The Psychology of Coffee: Understanding Customer Behaviour and Preferences

The Psychology of Coffee: Understanding Customer Behaviour and Preferences

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Published: Fri 23 Jun 2023

The Psychology of Coffee: Understanding Customer Behaviour and Preferences

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If you’re a barista or a coffee entrepreneur, you’ve likely wondered about the psychological aspects of coffee and how you can better understand customer behaviour and preferences. Taking a deeper look into coffee-related behaviours can provide subtle tips and tricks to enhance sales – all while ensuring your customers have the best caffeinated experiences. Understanding the preferences and behaviour of your customers should be the backbone of any business strategy, so let’s dive into the psychology of coffee.


The Role of Psychology in Food and Coffee Consumption

From an early age, you would likely have smelt coffee brewing and at least become used to its rich aroma; this repeated exposure plays an integral role in our food preferences. More than that, marketing and the promise of an energy boost probably got you sipping. Over time, we learn our preferred flavour profiles, and drinking coffee becomes a ritualistic endeavour. Coffee on the way to work perks you up, a coffee break helps you refocus, coffee shared with a friend becomes a social ritual, and coffee with dessert serves as an indulgence. And before you know it, you have a favourite brew, bean, and roast.

People, in general like routine. They get up at the same time, get dressed the same way, catch the same bus, tram, train, walk down the same path, past the same group of shops, go into the same café, have the same coffee, made by the same person. If their go to Barista is not there, they’ll think twice about having a coffee, because they don’t have the same level of faith and trust in that person. The job of the Barista is to become an integral part of their customers routines.


Getting to Know Your Customer’s Coffee Preferences

The only way to know what your customers like is by asking them directly. As a barista, you would have likely taken a coffee appreciation course or learned to identify different flavour profiles through experience. Customers may not be able to identify their specific preferences, but by asking them what they like, you should be able to recommend something they will enjoy and keep them coming back. Consider these preferences on a larger scale when formulating menus and creating signature coffee drinks.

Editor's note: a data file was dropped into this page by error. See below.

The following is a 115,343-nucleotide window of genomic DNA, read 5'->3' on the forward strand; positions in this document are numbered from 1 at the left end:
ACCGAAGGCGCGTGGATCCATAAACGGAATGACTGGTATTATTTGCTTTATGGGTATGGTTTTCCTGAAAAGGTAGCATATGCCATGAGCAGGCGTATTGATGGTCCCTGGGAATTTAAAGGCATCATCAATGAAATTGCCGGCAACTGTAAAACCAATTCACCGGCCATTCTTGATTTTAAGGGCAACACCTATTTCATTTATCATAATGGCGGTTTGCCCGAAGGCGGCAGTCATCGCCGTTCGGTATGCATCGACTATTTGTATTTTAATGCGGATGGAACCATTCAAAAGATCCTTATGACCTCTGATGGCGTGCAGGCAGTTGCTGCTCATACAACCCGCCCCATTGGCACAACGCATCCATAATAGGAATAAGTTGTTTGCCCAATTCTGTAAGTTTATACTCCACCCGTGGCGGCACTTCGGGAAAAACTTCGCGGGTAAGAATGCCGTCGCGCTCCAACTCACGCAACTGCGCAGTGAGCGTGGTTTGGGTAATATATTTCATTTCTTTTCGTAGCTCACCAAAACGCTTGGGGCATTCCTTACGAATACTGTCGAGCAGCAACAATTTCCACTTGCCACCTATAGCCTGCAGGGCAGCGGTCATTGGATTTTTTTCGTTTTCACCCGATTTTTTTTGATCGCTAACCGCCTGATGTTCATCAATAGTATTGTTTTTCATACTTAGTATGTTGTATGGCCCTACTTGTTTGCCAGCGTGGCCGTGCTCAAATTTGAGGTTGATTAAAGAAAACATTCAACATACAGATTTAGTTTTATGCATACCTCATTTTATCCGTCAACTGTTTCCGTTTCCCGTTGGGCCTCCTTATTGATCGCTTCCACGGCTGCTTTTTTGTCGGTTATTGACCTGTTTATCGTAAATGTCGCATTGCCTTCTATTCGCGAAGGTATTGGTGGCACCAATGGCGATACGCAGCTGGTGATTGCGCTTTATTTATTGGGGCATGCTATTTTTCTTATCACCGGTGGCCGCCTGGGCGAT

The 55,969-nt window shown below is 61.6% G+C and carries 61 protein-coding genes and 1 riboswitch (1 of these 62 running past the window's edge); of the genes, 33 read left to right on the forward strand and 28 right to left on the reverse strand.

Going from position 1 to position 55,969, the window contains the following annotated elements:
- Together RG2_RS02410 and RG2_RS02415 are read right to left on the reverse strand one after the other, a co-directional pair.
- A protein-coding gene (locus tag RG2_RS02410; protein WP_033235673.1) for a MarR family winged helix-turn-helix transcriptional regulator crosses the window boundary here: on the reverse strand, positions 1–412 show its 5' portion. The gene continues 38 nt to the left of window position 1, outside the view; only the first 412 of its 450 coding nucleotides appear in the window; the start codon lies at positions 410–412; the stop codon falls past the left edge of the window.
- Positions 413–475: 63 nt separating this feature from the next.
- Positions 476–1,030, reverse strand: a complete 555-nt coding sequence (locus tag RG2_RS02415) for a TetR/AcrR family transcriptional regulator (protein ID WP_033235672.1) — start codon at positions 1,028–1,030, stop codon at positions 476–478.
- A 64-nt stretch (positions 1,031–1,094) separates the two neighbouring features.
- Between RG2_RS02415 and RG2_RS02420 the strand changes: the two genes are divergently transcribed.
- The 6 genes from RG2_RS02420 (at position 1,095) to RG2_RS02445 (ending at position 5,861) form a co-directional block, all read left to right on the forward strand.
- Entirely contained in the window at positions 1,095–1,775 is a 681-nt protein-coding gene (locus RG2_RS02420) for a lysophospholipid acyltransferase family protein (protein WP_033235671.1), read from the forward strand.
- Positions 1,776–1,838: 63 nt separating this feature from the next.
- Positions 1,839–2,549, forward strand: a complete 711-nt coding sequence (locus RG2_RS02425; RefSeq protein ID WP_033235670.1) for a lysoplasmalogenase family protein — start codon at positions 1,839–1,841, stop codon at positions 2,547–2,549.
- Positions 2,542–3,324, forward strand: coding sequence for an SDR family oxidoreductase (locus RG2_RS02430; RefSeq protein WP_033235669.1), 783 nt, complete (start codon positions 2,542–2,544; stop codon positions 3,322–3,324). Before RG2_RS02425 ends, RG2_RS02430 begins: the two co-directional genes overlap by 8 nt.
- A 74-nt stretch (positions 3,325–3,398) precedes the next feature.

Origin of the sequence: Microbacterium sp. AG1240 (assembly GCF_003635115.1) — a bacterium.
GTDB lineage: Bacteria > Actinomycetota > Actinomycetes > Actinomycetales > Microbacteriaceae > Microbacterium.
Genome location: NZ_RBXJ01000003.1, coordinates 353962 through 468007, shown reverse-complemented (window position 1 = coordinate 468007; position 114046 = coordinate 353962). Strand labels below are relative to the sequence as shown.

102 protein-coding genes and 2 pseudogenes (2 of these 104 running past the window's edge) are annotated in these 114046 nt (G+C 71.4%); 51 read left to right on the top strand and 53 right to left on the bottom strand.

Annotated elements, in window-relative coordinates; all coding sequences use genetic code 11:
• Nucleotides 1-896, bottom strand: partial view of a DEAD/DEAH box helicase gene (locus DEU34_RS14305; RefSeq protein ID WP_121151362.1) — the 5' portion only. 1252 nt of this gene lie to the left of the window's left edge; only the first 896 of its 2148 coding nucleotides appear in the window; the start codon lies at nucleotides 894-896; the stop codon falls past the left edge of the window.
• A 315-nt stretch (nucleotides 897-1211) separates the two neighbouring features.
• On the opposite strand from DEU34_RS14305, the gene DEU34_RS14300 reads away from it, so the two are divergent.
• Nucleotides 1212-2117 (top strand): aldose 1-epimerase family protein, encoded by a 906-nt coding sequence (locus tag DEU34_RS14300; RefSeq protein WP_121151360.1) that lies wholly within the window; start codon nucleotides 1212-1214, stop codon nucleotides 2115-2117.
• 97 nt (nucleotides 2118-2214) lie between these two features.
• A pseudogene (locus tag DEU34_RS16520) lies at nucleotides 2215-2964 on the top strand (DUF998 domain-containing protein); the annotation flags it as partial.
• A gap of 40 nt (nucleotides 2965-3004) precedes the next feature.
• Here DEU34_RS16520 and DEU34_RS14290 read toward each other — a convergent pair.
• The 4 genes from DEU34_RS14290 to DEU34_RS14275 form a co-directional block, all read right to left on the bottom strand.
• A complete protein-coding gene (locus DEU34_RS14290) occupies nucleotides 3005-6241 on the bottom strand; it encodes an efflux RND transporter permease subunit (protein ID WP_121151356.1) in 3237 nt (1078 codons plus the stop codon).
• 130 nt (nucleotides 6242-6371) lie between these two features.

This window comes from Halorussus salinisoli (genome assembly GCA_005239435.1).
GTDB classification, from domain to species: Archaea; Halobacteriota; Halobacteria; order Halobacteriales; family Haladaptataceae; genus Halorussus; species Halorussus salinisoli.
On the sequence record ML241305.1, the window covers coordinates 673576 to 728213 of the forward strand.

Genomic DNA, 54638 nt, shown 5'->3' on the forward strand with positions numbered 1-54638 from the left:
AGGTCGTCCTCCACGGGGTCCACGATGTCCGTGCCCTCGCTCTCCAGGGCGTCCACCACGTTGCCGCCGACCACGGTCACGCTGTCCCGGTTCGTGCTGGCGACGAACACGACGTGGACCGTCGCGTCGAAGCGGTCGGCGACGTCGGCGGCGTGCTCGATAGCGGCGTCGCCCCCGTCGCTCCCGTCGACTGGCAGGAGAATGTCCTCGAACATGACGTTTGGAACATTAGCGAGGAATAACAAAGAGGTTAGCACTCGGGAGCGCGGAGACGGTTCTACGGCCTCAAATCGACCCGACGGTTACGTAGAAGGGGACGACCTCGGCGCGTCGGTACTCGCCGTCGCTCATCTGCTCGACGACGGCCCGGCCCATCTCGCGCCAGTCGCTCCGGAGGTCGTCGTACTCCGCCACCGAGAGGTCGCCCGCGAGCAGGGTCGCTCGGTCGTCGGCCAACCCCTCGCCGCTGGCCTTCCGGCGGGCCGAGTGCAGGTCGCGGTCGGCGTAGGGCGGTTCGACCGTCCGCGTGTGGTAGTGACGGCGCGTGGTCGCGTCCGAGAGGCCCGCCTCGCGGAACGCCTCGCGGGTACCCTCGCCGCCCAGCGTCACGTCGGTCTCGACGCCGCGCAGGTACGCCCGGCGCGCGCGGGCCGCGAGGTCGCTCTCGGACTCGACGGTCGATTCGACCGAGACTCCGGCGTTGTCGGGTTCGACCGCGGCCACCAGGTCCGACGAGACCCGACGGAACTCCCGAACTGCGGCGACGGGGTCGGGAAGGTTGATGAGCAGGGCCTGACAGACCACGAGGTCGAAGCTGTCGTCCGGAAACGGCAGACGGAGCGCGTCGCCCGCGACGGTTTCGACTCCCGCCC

Communication also, is vital when trying to assist your customers with their choices. Knowledge to share and confidence in your abilities is what your customers look for, to feel like they are being looked after completely.


Getting to Know Your Customer’s Behaviour

The location of your shop will determine much of your clientele, their routine, and their preferences. Coffee shops in the city centre may attract different clientele from those located on or near college campuses. These are essential factors to consider when building your marketing strategy, menu, opening and closing times, and more. This reflects the broader psychology of your customer’s coffee consumption habits and preferences, so don’t take it for granted.


More Psychological Strategies to Boost Sales

While psychology is a vast field, even when narrowed down to coffee, here are a few more strategies to consider for attracting and retaining customers.

  • Tailor your branding to your clientele and associate your brand with their values and experiences.
  • Reinforce your brand and product qualities through packaging.
  • Tap into your client’s emotions and associate your coffee with positive feelings.
  • Offer personalised options, such as diverse coffee origins, roast levels, brewing methods, and flavour additions.
  • Entice customers with the constant aroma of freshly brewed coffee and an inviting atmosphere.
  • Get creative with signature coffee drinks and seasonal flavours.
  • Use social influencers as proof that your brand is popular and widely enjoyed.
  • Offer discounts, run promotions, and reward systems as a pricing strategy.


A barista can gather only a limited amount of information about a customer at face value. With an intimate knowledge of coffee, by asking questions and noting the bigger picture regarding your customers’ behaviour and preferences, you can sell more and build lasting relationships with your regulars. The best start is one built on coffee knowledge and appreciation, so why not fast-track your career with a barista course?

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